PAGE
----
Sunday, May 1, 2011

Emilio 'Millito' Navarro, 105, world's oldest living baseball player

Emilio "Millito" Navarro, the world's oldest living baseball player died April 30, 2011, at his home in Ponce, Puerto Rico. He was 105. Emilio 'Millito' Navarro, the Puerto Rican legend who played for the New York Cuban Stars in the Negro League from 1928-29, died Saturday in Ponce. He was 105.

The New York Yankees honored Navarro in 2008, selecting him in the ceremonial Negro Leagues draft. He was brought to Yankee Stadium where he threw out the ceremonial first pitch. Navarro's toss reached catcher Jorge Posada on the fly from 30 feet away. On the heels of his 103rd birthday, Navarro was astounded by the homage Yankees made.

"This is a dream for me," Navarro said. "I think I am in heaven."

Inducted into the Puerto Rican Baseball Hall of Fame in 1992, the second baseman was the first Puerto Rican to play in the Negro Leagues. Standing only 5'5", Navarro impressed with his quick bat, flashy hands and speed.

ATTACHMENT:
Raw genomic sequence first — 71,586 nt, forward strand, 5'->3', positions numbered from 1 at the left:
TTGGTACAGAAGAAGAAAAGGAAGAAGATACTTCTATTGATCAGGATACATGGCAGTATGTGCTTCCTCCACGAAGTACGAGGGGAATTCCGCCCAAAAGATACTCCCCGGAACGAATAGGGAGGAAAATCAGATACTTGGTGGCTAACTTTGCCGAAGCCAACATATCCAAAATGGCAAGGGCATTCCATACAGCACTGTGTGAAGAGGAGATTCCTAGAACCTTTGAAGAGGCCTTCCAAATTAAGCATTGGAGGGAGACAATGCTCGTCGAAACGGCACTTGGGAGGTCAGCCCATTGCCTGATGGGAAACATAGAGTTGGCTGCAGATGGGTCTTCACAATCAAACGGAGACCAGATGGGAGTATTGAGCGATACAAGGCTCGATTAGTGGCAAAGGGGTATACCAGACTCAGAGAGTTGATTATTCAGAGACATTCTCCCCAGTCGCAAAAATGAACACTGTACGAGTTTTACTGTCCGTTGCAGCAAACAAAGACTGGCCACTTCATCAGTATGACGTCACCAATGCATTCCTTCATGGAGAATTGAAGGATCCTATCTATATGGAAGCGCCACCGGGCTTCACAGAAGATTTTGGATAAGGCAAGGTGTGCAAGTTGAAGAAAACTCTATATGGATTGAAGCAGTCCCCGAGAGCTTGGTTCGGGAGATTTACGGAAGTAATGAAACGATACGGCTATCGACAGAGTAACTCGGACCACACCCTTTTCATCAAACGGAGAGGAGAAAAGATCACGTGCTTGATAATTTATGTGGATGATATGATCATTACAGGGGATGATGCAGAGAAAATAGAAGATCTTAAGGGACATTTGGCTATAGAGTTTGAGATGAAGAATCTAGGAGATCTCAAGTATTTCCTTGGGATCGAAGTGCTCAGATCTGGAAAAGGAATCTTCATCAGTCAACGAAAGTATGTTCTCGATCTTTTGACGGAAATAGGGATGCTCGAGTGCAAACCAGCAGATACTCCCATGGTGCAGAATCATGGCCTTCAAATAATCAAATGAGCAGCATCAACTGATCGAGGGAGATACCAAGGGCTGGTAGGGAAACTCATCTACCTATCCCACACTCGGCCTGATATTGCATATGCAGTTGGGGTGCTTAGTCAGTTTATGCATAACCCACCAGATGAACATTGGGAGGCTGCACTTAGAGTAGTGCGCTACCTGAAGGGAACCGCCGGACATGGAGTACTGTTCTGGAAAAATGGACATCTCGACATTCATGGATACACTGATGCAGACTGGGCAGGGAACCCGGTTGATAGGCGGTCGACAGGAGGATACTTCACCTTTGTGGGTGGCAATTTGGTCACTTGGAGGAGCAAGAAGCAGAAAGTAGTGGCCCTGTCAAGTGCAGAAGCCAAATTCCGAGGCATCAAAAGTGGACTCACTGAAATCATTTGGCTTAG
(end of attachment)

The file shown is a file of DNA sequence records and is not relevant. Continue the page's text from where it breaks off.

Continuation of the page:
Navarro played for 20 seasons with the Ponce Lions in the Puerto Rican Winter League, as well as playing in Venezuela and the Dominican Republic. After his playing career was over, he was a physical education teacher and coach in Ponce and Caguas. Active past the age of 100, Navarro would often do exercises in public to demonstrate his fitness.

'Millito' gained notoriety in the past few years for being the world's oldest living professional baseball player. Topps honored Navarro in 2009 with an official baseball card in their Allen and Ginter set. In 2010, he was given the America's Outstanding Oldest Worker award from Experience Works.

Navarro is survived by four children, 11 grandchildren, nine great-grandchildren and one great-great-grandchild. His wife died more than two decades ago at age 62 from breast cancer.


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